Johnny Depp walked into the hallowed halls of London's High Court three weeks ago seeking to expunge the stain of being branded a "wife beater" by The Sun tabloid.
But the 57-year-old will still have to win in the court of public opinion even if he comes out victorious once the star-studded trial ends Tuesday.
"I think the damage is done," said London PR agent and crisis consultant Mark Borkowski. "Even if he wins, it's going to be a Pyrrhic victory."
The legal odds would appear to be stacked in Depp's favour in a case dubbed "the biggest English libel trial of the 21st century".
England's ancient defamation law puts the burden of proof on the media and remains one of the strictest in the Western world.
The Sun's publisher and executive editor say they can back up their 2018 claim with 14 instances of the "Pirates of the Caribbean" hero abusing ex-wife Amber Heard.
Trial witnesses have contradicted each other repeatedly and defamation law expert Mark Stephens said Depp "would have to be a fool in a hurry" to lose the case.
Yet he and other consultants question the wisdom of Depp drawing global attention to one of the most controversial and self-destructive periods of his life.
Stewarts law firm partner Emily Cox said Depp might have felt he had no other choice.
"If left unchallenged in the internet age, this allegation would be attached to his name for the rest of his life," she told AFP.
The Hollywood couple's troubled two-year marriage ended in a 2017 divorce that included a confidentiality clause prohibiting them from discussing their relationship in public.
High Court judge Andrew Nicol waved that provision to allow The Sun's legal team to use Heard's own words to back up its case.
The judge also forced Depp to face days of withering cross-examination in which the star admitted to only hazily remembering some events because he was consuming copious amounts of drugs.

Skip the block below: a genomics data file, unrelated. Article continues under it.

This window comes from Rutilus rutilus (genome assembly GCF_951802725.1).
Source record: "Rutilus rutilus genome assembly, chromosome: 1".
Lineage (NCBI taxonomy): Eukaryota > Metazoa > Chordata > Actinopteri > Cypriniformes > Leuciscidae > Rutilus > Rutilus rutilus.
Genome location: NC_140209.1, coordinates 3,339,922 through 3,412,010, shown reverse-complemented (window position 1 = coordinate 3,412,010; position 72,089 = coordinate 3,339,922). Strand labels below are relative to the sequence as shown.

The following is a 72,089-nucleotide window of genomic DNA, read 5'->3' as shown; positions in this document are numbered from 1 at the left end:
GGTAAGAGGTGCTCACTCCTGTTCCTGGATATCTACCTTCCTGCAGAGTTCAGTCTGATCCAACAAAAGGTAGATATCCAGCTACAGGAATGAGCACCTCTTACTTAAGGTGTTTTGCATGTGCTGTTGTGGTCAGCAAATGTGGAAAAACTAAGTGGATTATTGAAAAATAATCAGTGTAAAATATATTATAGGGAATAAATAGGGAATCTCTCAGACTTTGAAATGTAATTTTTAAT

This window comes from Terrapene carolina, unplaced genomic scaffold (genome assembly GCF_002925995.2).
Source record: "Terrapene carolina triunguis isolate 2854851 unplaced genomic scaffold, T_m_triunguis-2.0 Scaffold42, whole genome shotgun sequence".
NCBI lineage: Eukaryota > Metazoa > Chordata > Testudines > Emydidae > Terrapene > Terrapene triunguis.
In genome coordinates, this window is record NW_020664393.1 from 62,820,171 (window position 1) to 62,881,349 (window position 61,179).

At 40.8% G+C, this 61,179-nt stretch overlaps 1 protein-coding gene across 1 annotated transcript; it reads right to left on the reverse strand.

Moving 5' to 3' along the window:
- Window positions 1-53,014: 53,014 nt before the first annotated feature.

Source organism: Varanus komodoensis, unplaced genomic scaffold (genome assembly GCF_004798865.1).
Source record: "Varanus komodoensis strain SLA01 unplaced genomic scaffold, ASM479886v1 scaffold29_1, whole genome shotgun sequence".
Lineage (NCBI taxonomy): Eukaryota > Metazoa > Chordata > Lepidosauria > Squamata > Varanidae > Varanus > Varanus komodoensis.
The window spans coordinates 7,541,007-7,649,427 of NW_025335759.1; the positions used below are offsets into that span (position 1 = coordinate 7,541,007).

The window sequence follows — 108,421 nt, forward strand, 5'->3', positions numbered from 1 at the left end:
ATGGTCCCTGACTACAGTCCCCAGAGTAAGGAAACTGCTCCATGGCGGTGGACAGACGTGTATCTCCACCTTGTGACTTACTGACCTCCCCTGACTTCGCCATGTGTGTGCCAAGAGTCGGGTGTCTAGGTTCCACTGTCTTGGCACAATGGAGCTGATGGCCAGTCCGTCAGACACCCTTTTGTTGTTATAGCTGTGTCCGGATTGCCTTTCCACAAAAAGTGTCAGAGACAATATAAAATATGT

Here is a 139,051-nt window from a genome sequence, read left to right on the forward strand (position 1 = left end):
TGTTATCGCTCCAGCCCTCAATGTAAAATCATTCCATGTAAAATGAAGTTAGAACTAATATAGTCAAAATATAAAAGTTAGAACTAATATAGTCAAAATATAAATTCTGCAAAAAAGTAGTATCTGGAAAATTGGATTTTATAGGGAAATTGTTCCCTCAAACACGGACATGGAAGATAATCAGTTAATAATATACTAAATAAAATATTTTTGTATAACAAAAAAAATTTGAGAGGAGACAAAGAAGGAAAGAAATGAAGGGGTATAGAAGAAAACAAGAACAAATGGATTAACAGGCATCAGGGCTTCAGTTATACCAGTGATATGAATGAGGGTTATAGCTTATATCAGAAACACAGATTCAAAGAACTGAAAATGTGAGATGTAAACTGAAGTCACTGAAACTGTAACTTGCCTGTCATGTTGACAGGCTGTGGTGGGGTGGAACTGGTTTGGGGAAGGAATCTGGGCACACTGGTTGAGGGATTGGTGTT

"We are a crime scene waiting to happen," Depp wearily told Heard in one recorded exchange played in court.
Yet few of the sensational stories -- including one involving faeces in the couple's bed and another in which Depp scrawled messages on a wall with the bloodied stump of his severed finger while high -- are new.
Most have been reported and the mystery surrounding how Depp lost and then found the tip of his finger is now part of Hollywood lore.
Some experts believe Depp can overcome the stories of drugs and debauchery -- even if they cost him some future blockbuster roles.
But they doubt he can withstand the damage of failing to force The Sun to retract the wife-beating claim.
"An actor who suffers from or has suffered from substance abuse issues, and is open about this, will undoubtedly be better regarded than one implicated in domestic violence," said Cox.
Heard has enjoyed a less lucrative career but has potentially even more to lose.
The 34-year-old's allegations emerged just as the #MeToo movement began exposing a history of sex abuse in film and media industry as a whole.
"She becomes a totem, an icon," said Borkowski. "She becomes a significant figure in the ongoing culture wars."
Stephens said Heard will "find it very hard to find work" if her story fails to convince the judge because her fan base and film credentials are so much smaller than Depp's.
"If The Sun loses, Heard could well find herself ostracised by those movements and by Hollywood," Cox agreed.
"If The Sun wins, Heard will likely be viewed as a brave crusader in the domestic violence and #MeToo arena."
The judge must read through a dozen volumes of evidence and is expected to take some days before delivering his verdict.
But Borkowski said he has already drawn his own conclusion from the case.
"To me it says one thing, both for Johnny Depp and Amber Heard and the whole process: Fame is toxic," said the legal expert. "Fame is a monster."
London, United Kingdom | AFP